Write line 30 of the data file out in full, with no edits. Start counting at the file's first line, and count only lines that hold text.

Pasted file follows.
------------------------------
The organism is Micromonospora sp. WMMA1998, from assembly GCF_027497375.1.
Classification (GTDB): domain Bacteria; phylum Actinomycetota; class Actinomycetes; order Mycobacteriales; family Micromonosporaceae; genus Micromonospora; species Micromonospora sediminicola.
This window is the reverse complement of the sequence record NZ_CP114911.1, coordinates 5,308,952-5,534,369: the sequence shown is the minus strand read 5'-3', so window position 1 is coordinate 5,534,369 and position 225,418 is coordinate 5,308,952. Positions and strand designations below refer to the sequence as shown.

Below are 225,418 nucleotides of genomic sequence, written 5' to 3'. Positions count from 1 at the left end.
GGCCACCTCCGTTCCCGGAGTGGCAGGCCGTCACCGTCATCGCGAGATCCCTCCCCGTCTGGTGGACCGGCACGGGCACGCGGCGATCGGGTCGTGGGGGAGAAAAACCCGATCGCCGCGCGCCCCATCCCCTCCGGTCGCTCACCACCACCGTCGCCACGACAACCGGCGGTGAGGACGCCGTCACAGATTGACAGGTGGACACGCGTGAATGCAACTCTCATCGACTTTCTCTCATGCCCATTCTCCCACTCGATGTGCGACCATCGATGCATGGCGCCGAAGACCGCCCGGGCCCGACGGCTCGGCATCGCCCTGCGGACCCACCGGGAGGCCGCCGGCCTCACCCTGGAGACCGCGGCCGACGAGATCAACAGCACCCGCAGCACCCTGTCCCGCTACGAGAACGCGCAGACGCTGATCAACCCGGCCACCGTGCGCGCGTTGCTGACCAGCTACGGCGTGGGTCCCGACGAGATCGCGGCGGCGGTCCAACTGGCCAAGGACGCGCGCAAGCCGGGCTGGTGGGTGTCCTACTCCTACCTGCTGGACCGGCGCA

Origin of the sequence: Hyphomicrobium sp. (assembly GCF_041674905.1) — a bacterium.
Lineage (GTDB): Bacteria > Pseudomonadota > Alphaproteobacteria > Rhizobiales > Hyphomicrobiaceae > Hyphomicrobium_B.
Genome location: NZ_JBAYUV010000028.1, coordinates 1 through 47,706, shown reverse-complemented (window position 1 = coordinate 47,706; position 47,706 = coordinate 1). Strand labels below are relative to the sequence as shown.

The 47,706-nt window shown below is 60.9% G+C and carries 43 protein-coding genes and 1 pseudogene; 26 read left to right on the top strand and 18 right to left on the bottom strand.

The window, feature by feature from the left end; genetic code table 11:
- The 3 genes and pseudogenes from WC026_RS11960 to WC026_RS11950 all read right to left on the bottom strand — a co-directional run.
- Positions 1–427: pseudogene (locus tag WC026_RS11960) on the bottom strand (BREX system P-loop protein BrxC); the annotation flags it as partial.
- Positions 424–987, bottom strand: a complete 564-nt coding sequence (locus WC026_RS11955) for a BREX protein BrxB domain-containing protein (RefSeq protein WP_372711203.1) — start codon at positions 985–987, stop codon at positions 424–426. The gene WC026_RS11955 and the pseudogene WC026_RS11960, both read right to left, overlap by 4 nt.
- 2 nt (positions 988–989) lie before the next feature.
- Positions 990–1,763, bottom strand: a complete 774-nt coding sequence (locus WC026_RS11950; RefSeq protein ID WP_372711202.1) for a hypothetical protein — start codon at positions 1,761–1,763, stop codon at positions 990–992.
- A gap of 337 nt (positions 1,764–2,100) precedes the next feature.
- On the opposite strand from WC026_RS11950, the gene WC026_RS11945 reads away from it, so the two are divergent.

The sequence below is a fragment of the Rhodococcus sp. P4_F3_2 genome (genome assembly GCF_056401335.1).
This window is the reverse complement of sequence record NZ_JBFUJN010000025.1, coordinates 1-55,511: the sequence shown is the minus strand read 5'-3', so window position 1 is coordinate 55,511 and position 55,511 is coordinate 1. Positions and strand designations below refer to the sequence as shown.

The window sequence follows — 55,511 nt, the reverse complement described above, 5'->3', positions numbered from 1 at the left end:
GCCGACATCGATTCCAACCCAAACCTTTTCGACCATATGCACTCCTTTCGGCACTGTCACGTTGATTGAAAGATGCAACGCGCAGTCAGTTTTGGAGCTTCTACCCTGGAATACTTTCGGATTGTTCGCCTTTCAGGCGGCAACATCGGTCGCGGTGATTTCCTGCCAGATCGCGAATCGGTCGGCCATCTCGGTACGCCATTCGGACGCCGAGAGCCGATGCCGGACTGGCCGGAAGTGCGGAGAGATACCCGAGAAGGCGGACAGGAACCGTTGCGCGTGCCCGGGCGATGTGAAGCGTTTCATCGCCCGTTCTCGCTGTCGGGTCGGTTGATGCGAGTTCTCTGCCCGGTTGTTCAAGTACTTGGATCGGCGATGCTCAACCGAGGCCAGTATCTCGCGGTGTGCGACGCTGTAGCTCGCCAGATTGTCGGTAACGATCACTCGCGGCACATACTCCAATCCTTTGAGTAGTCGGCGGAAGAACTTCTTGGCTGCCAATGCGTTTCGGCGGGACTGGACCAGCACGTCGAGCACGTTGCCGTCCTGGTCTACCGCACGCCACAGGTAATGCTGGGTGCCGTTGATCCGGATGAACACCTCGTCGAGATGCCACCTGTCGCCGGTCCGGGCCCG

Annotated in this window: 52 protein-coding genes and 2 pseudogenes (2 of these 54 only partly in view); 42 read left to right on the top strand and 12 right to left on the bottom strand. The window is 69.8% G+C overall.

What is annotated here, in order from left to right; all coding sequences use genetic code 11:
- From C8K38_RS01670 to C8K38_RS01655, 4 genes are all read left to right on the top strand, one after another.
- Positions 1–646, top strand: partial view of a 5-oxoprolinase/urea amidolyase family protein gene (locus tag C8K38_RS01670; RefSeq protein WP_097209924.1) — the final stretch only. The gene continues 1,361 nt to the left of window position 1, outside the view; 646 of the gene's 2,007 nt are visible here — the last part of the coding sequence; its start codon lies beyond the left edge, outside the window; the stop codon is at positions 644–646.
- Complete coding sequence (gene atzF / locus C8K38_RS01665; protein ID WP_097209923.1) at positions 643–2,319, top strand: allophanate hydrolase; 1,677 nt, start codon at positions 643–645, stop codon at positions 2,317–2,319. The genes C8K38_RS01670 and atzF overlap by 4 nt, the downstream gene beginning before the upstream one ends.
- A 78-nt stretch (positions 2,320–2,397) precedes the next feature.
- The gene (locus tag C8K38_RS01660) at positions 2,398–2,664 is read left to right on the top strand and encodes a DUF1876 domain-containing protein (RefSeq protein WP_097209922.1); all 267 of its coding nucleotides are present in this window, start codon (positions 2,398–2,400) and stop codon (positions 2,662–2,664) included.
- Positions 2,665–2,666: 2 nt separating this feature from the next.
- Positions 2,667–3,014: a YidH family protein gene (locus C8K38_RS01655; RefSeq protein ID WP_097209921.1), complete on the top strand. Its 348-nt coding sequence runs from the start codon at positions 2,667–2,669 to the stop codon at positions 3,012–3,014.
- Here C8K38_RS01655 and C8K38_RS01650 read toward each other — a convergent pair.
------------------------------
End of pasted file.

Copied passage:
- Positions 2,667–3,014: a YidH family protein gene (locus C8K38_RS01655; RefSeq protein ID WP_097209921.1), complete on the top strand. Its 348-nt coding sequence runs from the start codon at positions 2,667–2,669 to the stop codon at positions 3,012–3,014.